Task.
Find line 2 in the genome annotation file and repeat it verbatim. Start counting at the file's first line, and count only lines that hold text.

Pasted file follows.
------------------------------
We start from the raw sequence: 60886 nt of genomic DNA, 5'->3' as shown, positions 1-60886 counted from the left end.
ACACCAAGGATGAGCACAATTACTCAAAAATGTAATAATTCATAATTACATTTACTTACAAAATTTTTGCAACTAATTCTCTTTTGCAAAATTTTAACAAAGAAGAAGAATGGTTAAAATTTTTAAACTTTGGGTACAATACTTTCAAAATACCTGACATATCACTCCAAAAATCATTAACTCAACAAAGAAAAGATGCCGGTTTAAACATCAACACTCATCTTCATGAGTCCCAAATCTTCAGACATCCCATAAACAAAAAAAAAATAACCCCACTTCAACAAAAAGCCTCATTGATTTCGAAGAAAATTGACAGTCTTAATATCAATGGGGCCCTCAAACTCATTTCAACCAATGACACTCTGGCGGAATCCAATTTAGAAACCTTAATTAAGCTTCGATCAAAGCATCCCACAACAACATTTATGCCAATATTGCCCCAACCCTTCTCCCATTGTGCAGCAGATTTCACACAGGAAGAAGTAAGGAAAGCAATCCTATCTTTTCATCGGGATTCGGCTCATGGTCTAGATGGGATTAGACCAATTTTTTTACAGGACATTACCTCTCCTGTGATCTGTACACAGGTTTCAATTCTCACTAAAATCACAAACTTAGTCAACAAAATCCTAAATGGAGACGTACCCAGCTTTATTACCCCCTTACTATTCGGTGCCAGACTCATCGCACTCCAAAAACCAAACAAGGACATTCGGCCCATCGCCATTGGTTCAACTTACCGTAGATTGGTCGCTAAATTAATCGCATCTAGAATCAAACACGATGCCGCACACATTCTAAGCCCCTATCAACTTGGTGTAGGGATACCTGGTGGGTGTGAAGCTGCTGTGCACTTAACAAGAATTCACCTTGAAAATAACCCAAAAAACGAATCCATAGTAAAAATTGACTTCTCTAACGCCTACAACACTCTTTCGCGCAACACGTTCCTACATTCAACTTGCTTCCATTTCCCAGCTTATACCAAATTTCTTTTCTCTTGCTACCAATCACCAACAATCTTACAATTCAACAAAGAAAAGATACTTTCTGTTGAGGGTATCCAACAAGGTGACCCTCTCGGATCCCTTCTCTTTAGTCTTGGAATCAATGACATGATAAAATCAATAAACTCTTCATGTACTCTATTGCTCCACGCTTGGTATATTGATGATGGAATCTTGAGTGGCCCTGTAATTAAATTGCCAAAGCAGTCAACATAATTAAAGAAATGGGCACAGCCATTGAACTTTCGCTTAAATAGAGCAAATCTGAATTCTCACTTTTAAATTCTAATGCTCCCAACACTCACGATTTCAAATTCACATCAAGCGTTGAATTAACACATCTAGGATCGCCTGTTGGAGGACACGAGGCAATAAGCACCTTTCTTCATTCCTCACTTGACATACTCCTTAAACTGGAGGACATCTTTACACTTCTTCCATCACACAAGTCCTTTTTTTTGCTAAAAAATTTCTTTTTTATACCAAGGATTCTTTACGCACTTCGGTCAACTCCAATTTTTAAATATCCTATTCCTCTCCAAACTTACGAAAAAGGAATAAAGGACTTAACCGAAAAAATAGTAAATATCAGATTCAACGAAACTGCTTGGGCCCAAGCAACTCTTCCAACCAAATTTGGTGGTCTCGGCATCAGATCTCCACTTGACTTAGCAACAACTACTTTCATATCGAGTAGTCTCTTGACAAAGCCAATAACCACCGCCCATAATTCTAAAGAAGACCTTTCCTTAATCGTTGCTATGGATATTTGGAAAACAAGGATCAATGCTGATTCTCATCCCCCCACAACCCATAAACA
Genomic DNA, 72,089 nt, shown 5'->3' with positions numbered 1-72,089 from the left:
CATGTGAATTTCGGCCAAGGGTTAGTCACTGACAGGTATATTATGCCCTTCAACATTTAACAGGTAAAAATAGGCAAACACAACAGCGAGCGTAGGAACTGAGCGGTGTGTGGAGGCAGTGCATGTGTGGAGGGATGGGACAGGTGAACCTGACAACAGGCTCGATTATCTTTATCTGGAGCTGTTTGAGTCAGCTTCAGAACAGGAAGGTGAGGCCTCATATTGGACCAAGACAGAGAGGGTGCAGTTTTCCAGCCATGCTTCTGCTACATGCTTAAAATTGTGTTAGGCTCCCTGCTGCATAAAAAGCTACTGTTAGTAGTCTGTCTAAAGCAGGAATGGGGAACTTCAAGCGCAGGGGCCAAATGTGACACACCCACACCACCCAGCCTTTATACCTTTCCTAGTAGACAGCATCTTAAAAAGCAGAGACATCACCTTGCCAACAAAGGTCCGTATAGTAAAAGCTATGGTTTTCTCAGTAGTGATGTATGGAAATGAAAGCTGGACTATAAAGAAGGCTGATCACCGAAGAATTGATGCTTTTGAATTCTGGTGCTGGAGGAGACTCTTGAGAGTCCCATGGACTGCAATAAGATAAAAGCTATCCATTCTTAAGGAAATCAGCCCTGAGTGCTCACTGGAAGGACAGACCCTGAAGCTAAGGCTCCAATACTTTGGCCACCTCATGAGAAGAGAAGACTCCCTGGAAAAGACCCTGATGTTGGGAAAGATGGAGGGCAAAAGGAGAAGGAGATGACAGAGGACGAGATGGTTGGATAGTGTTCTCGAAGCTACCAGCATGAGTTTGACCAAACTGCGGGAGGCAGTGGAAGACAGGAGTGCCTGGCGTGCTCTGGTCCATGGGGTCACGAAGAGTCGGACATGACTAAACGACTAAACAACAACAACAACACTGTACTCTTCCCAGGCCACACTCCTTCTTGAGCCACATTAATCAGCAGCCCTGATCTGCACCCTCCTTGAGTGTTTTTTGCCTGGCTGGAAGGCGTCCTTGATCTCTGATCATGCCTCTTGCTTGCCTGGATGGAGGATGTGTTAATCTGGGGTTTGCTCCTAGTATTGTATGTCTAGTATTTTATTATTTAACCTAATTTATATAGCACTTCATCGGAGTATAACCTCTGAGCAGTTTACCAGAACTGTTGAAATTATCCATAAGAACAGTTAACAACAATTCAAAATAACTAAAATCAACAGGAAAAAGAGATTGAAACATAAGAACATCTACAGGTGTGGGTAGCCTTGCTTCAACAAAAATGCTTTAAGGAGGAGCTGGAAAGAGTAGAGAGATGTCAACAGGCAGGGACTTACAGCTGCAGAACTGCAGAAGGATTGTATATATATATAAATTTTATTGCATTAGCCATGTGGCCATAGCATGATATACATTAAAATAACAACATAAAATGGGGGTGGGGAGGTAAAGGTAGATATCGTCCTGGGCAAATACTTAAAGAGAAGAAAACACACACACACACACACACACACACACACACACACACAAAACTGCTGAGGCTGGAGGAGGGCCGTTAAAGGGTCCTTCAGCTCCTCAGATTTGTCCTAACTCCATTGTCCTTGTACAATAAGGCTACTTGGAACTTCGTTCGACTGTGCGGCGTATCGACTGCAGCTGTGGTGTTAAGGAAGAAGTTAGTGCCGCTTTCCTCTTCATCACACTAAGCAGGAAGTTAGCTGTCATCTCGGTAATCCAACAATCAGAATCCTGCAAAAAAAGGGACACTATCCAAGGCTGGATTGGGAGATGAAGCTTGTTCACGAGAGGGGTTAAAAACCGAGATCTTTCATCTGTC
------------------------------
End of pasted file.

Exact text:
ACACCAAGGATGAGCACAATTACTCAAAAATGTAATAATTCATAATTACATTTACTTACAAAATTTTTGCAACTAATTCTCTTTTGCAAAATTTTAACAAAGAAGAAGAATGGTTAAAATTTTTAAACTTTGGGTACAATACTTTCAAAATACCTGACATATCACTCCAAAAATCATTAACTCAACAAAGAAAAGATGCCGGTTTAAACATCAACACTCATCTTCATGAGTCCCAAATCTTCAGACATCCCATAAACAAAAAAAAAATAACCCCACTTCAACAAAAAGCCTCATTGATTTCGAAGAAAATTGACAGTCTTAATATCAATGGGGCCCTCAAACTCATTTCAACCAATGACACTCTGGCGGAATCCAATTTAGAAACCTTAATTAAGCTTCGATCAAAGCATCCCACAACAACATTTATGCCAATATTGCCCCAACCCTTCTCCCATTGTGCAGCAGATTTCACACAGGAAGAAGTAAGGAAAGCAATCCTATCTTTTCATCGGGATTCGGCTCATGGTCTAGATGGGATTAGACCAATTTTTTTACAGGACATTACCTCTCCTGTGATCTGTACACAGGTTTCAATTCTCACTAAAATCACAAACTTAGTCAACAAAATCCTAAATGGAGACGTACCCAGCTTTATTACCCCCTTACTATTCGGTGCCAGACTCATCGCACTCCAAAAACCAAACAAGGACATTCGGCCCATCGCCATTGGTTCAACTTACCGTAGATTGGTCGCTAAATTAATCGCATCTAGAATCAAACACGATGCCGCACACATTCTAAGCCCCTATCAACTTGGTGTAGGGATACCTGGTGGGTGTGAAGCTGCTGTGCACTTAACAAGAATTCACCTTGAAAATAACCCAAAAAACGAATCCATAGTAAAAATTGACTTCTCTAACGCCTACAACACTCTTTCGCGCAACACGTTCCTACATTCAACTTGCTTCCATTTCCCAGCTTATACCAAATTTCTTTTCTCTTGCTACCAATCACCAACAATCTTACAATTCAACAAAGAAAAGATACTTTCTGTTGAGGGTATCCAACAAGGTGACCCTCTCGGATCCCTTCTCTTTAGTCTTGGAATCAATGACATGATAAAATCAATAAACTCTTCATGTACTCTATTGCTCCACGCTTGGTATATTGATGATGGAATCTTGAGTGGCCCTGTAATTAAATTGCCAAAGCAGTCAACATAATTAAAGAAATGGGCACAGCCATTGAACTTTCGCTTAAATAGAGCAAATCTGAATTCTCACTTTTAAATTCTAATGCTCCCAACACTCACGATTTCAAATTCACATCAAGCGTTGAATTAACACATCTAGGATCGCCTGTTGGAGGACACGAGGCAATAAGCACCTTTCTTCATTCCTCACTTGACATACTCCTTAAACTGGAGGACATCTTTACACTTCTTCCATCACACAAGTCCTTTTTTTTGCTAAAAAATTTCTTTTTTATACCAAGGATTCTTTACGCACTTCGGTCAACTCCAATTTTTAAATATCCTATTCCTCTCCAAACTTACGAAAAAGGAATAAAGGACTTAACCGAAAAAATAGTAAATATCAGATTCAACGAAACTGCTTGGGCCCAAGCAACTCTTCCAACCAAATTTGGTGGTCTCGGCATCAGATCTCCACTTGACTTAGCAACAACTACTTTCATATCGAGTAGTCTCTTGACAAAGCCAATAACCACCGCCCATAATTCTAAAGAAGACCTTTCCTTAATCGTTGCTATGGATATTTGGAAAACAAGGATCAATGCTGATTCTCATCCCCCCACAACCCATAAACA